Audio/Image Compression

(Application of Discrete Fourier Cosine Transforms)

Audio Compression

Audio compression is a technique of retaining relevant audio information in a smaller storage format.  This can be achived a number of ways and broad categories of techniques are addressed as follows:

  1. Loss-less compression - This technique uses repeating patterns in the audio file to reduce the data file.  The simplest and obvious method is to check and see if a stereo file only contains mono data.  If so, both audio channels are identical and can, therefore, be transmitted as one channel rather than two.
  2. Frequency filtering - This technique transforms the time-dependent audio file into the frequency domain by use of a Fast Fourier Transform (FFT).  Non-existent frequencies (loss-less compression) or insignificant frequencies (lossy compression) are removed from the audio data  and stored in a format that takes advantage of the  missing frequencies.  The common MP3 format uses this technique to compress files by a factor of 8 - 10.  MP3 converters have a compression parameter which allows you to increase the compression ratio at the expense of sound quality.  This is inherently a stereo format.  Other formats, such as WMA, has a means of identifying mono audio and, therefore, provided additional compression by transmitting only one channel of compressed data.
  3. Sampling rate and bit resolution - All data formats used by computers are inherently digital.  As a result, there is a limit to the faithful capture and reproduction of sound, which is analog in nature.  Since the average human ear responds to frequencies from 20 - 20 kHz, most audio data is recorded at a sampling frequency of 44.1 kHz.  To capture the dynamic range (loudness) of the sound at any instant of time, the analog single must be converted into a binary number, which corresponds to a sound intensity.  If properly adjusted, the dynamic range is subdivided between 2N levels, where N is the number of bits used to represent the sampled sound.  Audio CD uses 16-bits, which allows for 65,536 differnent levels to represent the sound intensity at an instant of time.  Reducing the sampling rate reduces the size of the data file, but eliminates higher frequencies.  Although this is not desireable in most cases, when dealing with human speech, higher frequencies are not as crucial.  As a result, sampling at 8 - 10 kHz is sufficient.  Reducing the number of bits also allows for smaller audio files.  However, dropping half of your bits can decrease your sampling levels significantly.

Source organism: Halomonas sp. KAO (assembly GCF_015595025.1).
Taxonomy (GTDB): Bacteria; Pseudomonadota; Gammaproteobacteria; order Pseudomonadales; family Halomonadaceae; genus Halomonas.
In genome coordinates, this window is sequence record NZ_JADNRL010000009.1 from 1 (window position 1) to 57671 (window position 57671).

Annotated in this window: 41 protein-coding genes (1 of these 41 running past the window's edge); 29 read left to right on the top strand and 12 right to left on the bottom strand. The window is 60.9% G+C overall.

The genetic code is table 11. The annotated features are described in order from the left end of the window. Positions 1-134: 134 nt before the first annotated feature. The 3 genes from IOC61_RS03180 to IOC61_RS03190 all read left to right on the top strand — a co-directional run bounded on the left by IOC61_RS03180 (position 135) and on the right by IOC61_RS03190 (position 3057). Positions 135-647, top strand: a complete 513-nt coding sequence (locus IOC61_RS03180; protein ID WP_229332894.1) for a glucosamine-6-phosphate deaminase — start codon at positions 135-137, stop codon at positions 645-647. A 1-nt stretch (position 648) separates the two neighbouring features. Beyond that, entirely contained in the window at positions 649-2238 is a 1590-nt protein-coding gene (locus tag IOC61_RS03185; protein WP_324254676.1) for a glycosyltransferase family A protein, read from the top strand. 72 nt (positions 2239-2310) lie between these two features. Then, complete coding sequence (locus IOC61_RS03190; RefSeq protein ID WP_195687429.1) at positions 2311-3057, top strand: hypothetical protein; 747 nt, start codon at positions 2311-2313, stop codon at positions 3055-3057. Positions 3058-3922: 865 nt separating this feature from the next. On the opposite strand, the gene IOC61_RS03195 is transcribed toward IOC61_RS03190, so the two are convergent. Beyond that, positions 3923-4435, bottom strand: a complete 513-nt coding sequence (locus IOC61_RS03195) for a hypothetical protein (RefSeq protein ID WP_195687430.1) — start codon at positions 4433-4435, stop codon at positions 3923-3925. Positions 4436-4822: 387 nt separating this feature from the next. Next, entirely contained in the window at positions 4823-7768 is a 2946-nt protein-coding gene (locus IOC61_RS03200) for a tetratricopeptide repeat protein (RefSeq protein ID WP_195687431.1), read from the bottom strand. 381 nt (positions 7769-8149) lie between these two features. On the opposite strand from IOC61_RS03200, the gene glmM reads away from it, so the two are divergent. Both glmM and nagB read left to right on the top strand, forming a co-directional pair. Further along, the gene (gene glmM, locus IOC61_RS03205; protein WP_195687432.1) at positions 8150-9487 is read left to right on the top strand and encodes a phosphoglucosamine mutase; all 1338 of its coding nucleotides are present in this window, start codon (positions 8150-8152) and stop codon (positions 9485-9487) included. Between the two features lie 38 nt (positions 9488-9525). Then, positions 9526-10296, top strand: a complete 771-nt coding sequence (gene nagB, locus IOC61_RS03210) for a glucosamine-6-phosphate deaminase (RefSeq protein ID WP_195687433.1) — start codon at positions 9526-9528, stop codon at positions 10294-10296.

Whenever lossy compression techniques are used, information is lost and the quality of reproduced audio is compromised.  The goal of compression technology is to minimize perceived deterioration in the audio signal and to minimize the amount of stored or transmitted information.

Reducing the number of bits
In this exercise an audio file is modified to represent different number of bits.  This leads to a sampling error on the intensity of the sound.  The sound is from 2001: A Space Odyssey.  Click on each of the files to hear the change in the sound quality.

Image Compression

For an example of compression using the JPEG format see page on JPEG Compression.